Nicholas Crane discovers evidence of a giant tsunami, a tidal wave which devastated Britain and reshaped the Shetland coast about seven thousand years ago.
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I'm on the coast of Eshaness,
one of the most remote spots in the British Isles.
One one side, hundreds of acres of bog and moor.
On the other side, the North Atlantic.
Between and sea and the land, a narrow coastal battleground.
On the defence, the ancient rocks of Shetland,
on the attack, the power of waves.
This is the Grind o' da Navir.
The rock was created millennia ago by a volcanic lava flow.
Now, all that remains of the clifftop
is a spectacular amphitheatre hewn out of the rock
by gigantic storm waves.
I want to know how the titanic battle between sea and rock
reshapes this coast.
This coast is strewn with clues,
clues which reveal the terrifying power of the sea.
You just have to know where to look.
'Across the loch from one of the UK's biggest oil terminals,
'I'm on the hunt for signs of a cataclysmic event
'which hit these islands thousands of years ago.'
'Apparently, the evidence is hidden in the peat banks of Sullom Voe.'
-Lovely beach you've brought me to, Adrian.
'Geomorphologist Adrian Hall is going to show me what to look for.'
-This is peat.
-Well, I know that!
Yes! It's got a wonderful environmental history locked in here.
-The turf up here with the modern vegetation...
-Where we are today.
And here we've got the dried-out peat.
And then we've got some very clear layers in the peat,
and then when we get down to about here,
we've got a very, very clear change. It's mainly sand,
-but as you can see, there are lumps of gravel.
-Yeah. Sudden change
of colour, isn't there? And texture.
But even more striking are these lumps of peat
which clearly have been torn up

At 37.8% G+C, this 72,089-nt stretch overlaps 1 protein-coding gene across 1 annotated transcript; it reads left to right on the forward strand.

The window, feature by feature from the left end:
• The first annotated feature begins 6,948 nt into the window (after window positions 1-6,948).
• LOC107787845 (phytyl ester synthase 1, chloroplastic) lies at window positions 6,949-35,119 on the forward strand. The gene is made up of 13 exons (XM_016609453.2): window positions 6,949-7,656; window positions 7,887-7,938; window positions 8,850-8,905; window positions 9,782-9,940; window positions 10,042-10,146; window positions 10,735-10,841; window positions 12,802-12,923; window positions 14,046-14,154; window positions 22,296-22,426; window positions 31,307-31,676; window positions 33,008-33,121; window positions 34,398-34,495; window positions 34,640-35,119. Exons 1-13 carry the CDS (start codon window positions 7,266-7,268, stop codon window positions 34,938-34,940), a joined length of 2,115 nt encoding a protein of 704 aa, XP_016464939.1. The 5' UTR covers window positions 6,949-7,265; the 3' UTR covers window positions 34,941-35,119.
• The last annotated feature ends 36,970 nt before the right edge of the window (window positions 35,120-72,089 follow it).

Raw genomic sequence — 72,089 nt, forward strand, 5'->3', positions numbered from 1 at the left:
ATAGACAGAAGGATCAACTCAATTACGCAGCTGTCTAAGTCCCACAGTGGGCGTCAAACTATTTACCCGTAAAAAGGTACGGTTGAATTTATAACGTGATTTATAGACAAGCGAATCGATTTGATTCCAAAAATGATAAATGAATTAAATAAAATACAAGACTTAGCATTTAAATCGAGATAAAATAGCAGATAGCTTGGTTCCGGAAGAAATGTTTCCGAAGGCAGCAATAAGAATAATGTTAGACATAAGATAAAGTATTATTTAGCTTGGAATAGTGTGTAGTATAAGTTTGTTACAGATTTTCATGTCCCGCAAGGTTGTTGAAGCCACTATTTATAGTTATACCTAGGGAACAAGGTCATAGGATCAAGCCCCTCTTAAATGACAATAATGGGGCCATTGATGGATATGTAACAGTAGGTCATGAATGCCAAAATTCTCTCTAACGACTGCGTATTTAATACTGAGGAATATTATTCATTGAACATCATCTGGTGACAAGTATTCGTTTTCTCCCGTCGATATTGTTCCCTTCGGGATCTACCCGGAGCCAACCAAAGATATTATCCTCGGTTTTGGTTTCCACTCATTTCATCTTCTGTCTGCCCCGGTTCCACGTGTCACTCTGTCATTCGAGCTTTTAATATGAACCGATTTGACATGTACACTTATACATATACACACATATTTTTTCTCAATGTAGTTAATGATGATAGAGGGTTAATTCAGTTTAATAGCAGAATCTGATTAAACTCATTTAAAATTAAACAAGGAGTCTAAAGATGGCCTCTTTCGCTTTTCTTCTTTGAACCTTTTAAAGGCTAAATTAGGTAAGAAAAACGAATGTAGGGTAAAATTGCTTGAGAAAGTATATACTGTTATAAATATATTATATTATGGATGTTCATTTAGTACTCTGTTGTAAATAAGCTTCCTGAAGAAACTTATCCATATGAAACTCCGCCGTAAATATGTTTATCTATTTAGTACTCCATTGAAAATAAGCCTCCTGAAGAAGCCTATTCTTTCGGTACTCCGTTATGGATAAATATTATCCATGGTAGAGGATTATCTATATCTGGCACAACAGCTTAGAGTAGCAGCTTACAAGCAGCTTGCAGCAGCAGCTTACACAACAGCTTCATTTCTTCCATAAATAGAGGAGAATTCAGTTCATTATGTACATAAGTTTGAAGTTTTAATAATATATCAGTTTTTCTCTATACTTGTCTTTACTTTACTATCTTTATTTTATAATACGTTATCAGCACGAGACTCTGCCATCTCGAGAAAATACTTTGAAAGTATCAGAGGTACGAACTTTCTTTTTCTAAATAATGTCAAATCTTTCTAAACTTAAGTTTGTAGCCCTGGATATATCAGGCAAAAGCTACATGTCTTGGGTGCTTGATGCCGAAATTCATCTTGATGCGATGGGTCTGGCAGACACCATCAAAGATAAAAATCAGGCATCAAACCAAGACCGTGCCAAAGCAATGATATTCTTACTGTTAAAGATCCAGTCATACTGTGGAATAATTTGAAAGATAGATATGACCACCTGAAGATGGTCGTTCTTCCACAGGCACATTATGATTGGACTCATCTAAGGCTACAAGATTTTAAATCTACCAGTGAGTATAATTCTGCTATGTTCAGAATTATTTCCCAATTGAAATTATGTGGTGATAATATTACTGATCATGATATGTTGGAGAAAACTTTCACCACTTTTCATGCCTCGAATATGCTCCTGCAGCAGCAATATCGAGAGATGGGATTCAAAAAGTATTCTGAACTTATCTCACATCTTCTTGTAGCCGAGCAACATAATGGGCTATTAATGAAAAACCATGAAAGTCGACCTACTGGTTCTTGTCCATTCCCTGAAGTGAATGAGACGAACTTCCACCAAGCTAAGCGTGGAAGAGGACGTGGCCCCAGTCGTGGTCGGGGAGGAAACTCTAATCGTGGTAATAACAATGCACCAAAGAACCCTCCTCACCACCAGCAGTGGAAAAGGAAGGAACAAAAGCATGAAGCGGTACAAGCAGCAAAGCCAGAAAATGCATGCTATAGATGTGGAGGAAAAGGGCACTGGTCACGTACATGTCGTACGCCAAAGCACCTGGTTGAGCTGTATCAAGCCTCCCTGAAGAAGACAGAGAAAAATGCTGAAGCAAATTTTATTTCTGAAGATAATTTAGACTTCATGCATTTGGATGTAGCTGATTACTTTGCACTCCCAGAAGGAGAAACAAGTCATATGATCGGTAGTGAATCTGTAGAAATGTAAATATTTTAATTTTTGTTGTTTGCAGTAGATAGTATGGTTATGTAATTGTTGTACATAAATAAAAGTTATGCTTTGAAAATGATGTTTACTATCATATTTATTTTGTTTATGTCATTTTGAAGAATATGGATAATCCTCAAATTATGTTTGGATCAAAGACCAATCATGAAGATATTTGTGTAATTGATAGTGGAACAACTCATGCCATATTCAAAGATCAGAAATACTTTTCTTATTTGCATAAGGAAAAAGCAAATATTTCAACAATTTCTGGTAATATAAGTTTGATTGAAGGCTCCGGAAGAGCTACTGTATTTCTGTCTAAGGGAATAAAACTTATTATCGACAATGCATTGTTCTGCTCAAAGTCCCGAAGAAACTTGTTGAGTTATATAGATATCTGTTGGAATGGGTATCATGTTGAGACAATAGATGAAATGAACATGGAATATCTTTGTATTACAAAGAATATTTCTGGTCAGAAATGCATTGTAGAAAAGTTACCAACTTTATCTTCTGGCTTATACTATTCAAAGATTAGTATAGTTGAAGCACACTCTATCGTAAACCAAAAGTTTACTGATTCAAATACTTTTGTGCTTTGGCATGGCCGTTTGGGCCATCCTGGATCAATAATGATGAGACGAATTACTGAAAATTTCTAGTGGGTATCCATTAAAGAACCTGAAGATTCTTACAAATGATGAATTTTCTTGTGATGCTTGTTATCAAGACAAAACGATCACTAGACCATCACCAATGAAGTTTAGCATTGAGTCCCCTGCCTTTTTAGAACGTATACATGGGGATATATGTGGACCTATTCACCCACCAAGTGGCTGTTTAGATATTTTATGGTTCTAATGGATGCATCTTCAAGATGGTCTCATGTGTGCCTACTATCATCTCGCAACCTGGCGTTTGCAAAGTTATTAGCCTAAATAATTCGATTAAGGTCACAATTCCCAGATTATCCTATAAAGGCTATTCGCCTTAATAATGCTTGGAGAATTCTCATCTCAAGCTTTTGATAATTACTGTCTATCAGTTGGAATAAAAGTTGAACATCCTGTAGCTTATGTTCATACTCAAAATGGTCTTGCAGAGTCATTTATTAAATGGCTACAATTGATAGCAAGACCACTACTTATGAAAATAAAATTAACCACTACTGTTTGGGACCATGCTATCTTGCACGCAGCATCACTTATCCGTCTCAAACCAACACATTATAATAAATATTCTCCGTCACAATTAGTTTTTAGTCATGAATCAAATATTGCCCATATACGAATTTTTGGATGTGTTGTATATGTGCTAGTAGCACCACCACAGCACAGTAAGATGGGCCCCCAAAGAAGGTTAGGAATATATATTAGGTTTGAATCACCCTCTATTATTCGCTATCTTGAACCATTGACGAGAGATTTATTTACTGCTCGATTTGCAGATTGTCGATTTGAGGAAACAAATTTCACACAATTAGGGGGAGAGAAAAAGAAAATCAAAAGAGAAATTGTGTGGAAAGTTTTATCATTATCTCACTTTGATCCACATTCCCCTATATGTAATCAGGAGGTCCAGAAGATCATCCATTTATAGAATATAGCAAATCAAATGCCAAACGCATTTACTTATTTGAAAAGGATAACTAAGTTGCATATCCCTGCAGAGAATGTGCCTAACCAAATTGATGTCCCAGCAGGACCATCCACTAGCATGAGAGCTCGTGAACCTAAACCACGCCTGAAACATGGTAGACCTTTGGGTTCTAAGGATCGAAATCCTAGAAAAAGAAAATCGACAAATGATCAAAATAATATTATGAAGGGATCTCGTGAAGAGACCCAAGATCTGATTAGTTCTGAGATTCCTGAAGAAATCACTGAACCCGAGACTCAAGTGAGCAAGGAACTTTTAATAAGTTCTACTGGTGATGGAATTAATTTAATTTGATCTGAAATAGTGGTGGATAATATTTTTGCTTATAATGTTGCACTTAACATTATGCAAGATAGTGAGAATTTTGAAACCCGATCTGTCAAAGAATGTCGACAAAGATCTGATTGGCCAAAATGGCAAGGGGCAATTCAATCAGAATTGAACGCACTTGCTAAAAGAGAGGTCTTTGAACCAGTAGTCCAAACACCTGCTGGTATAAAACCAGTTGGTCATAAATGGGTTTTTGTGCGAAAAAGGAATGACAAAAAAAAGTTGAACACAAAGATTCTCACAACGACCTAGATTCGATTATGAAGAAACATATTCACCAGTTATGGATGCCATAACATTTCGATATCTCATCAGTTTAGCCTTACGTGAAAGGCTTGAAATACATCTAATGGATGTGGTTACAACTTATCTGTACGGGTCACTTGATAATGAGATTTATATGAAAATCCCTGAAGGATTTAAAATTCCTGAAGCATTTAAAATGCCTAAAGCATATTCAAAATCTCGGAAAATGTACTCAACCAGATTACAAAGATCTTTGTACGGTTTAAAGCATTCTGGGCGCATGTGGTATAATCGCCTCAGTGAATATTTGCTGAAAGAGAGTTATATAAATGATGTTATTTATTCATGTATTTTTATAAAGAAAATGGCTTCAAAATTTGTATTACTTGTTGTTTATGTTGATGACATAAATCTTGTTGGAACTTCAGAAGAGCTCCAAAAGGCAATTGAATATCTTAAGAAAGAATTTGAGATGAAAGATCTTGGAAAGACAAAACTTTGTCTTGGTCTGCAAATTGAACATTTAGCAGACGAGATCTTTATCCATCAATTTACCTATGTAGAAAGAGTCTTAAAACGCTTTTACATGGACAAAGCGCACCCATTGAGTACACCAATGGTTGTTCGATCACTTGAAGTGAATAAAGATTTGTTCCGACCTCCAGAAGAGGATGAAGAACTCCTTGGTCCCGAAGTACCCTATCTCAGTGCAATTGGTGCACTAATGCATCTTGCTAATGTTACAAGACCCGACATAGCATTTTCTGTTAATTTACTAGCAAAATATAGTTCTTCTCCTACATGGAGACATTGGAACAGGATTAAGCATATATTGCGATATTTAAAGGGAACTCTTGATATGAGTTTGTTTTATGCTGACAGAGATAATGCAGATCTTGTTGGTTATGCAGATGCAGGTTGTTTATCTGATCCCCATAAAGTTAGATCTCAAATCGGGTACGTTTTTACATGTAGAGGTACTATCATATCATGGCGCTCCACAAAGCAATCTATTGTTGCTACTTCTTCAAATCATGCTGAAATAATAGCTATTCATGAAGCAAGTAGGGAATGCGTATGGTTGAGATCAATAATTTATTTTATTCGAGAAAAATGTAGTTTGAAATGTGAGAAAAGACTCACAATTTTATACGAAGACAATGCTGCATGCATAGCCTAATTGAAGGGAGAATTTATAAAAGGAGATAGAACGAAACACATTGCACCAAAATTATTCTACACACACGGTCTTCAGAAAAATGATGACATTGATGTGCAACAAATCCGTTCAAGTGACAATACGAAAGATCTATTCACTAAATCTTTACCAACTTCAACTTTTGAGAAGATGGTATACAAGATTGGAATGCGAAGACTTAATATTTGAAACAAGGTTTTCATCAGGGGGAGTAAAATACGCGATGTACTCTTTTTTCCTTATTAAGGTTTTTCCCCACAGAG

from some pre-existing peat bank.
Let's just have a look at that.
See, the sand layer is really quite thick.
It's got tiny marine organisms in it,
so we've got to have a process that brings this material from the seabed
-and up onto the land.
-So what is it?
-There's only one thing
that can produce deposits of sand 20 metres above sea level
-and that's a tsunami.
-A tidal wave?
-A tidal wave.
The sand layer buried in this peat
is evidence of a tsunami that hit this coastline 7,000 years ago.
It was caused
by a gigantic underwater avalanche
on the continental slope off Norway.
When a mass of sediment collapsed onto the seabed,
it generated killer waves destined for Shetland 250 miles away.
The first hunter-gatherers
were already on Shetland 7,500 years ago,
so we've got to imagine this as a broad open valley,
the sea far, far out there.
And then suddenly, on the horizon, there would be a wall of water,
and it would be moving very rapidly.
-So it funnelled down Sullom Voe, got constrained between the two shores.
-It would build
and grow until, eventually, you were looking at a wall of water
20 metres high.
And then it would break and surge forward into this area,
carrying the debris and hurling it against the land.
The low-lying parts of Shetland would have been completely overwhelmed.
This ancient tsunami reached as far south as the English border.
The tsunami which struck these islands was a freak event,
but the waves being generated by North Atlantic weather patterns are not,
and they can be just as ferocious.
Big waves are going to reach further inland.
Life on the edge could get a lot more precarious.